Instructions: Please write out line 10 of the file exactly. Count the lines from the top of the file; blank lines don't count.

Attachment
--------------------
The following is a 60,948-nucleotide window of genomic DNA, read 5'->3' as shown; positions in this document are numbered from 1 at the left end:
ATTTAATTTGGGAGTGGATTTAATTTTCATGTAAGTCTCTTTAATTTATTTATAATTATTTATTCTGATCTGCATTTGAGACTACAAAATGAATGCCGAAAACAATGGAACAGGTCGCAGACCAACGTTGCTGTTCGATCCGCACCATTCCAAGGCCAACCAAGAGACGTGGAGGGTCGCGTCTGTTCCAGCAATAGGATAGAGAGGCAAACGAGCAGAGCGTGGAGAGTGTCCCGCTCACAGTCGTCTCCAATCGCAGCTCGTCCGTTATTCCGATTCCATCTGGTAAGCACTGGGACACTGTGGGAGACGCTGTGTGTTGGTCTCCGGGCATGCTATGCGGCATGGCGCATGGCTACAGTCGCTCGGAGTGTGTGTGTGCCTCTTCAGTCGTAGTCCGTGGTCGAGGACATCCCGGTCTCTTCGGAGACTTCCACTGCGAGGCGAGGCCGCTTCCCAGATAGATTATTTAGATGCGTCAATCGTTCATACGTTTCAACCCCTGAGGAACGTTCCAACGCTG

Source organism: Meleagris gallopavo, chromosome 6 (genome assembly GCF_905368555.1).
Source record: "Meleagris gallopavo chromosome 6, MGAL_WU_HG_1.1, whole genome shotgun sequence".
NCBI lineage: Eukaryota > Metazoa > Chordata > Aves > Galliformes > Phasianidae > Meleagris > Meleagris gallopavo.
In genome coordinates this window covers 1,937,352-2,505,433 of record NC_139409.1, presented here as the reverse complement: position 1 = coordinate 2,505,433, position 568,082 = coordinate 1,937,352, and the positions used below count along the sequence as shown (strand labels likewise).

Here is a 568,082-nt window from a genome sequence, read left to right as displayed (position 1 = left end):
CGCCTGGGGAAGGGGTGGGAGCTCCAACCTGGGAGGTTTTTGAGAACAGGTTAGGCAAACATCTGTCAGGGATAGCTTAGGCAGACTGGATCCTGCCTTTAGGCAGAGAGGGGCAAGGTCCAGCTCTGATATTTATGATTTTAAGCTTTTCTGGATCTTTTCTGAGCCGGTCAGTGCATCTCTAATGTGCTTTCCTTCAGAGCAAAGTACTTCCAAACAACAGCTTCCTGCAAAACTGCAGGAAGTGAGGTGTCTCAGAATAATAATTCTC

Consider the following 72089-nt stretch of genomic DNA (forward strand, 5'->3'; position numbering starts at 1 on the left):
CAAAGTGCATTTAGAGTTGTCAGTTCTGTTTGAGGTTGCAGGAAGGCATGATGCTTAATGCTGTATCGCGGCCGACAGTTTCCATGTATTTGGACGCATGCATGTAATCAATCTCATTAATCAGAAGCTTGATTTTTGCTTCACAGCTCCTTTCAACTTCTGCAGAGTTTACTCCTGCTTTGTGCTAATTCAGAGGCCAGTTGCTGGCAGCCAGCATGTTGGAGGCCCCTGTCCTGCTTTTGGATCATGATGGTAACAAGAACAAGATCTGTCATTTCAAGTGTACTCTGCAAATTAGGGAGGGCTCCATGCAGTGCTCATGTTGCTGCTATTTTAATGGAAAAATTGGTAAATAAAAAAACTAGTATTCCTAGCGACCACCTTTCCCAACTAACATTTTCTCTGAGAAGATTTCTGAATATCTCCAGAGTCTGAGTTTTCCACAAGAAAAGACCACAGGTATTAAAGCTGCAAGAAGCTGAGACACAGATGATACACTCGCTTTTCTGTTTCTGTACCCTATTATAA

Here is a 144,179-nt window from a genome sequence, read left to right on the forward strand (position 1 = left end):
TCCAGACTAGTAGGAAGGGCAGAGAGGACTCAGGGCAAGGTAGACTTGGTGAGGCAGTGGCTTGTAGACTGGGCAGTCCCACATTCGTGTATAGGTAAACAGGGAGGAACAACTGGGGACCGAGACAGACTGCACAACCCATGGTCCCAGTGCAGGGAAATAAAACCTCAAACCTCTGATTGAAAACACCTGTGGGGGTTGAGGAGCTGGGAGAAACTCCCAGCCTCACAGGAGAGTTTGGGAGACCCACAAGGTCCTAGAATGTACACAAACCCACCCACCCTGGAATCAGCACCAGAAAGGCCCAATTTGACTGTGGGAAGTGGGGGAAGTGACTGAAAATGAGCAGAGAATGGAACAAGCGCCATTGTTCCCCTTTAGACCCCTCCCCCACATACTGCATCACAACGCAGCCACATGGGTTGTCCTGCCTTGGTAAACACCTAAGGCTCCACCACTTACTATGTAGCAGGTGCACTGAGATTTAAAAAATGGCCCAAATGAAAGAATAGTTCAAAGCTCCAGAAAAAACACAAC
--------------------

CAAAGTGCATTTAGAGTTGTCAGTTCTGTTTGAGGTTGCAGGAAGGCATGATGCTTAATGCTGTATCGCGGCCGACAGTTTCCATGTATTTGGACGCATGCATGTAATCAATCTCATTAATCAGAAGCTTGATTTTTGCTTCACAGCTCCTTTCAACTTCTGCAGAGTTTACTCCTGCTTTGTGCTAATTCAGAGGCCAGTTGCTGGCAGCCAGCATGTTGGAGGCCCCTGTCCTGCTTTTGGATCATGATGGTAACAAGAACAAGATCTGTCATTTCAAGTGTACTCTGCAAATTAGGGAGGGCTCCATGCAGTGCTCATGTTGCTGCTATTTTAATGGAAAAATTGGTAAATAAAAAAACTAGTATTCCTAGCGACCACCTTTCCCAACTAACATTTTCTCTGAGAAGATTTCTGAATATCTCCAGAGTCTGAGTTTTCCACAAGAAAAGACCACAGGTATTAAAGCTGCAAGAAGCTGAGACACAGATGATACACTCGCTTTTCTGTTTCTGTACCCTATTATAA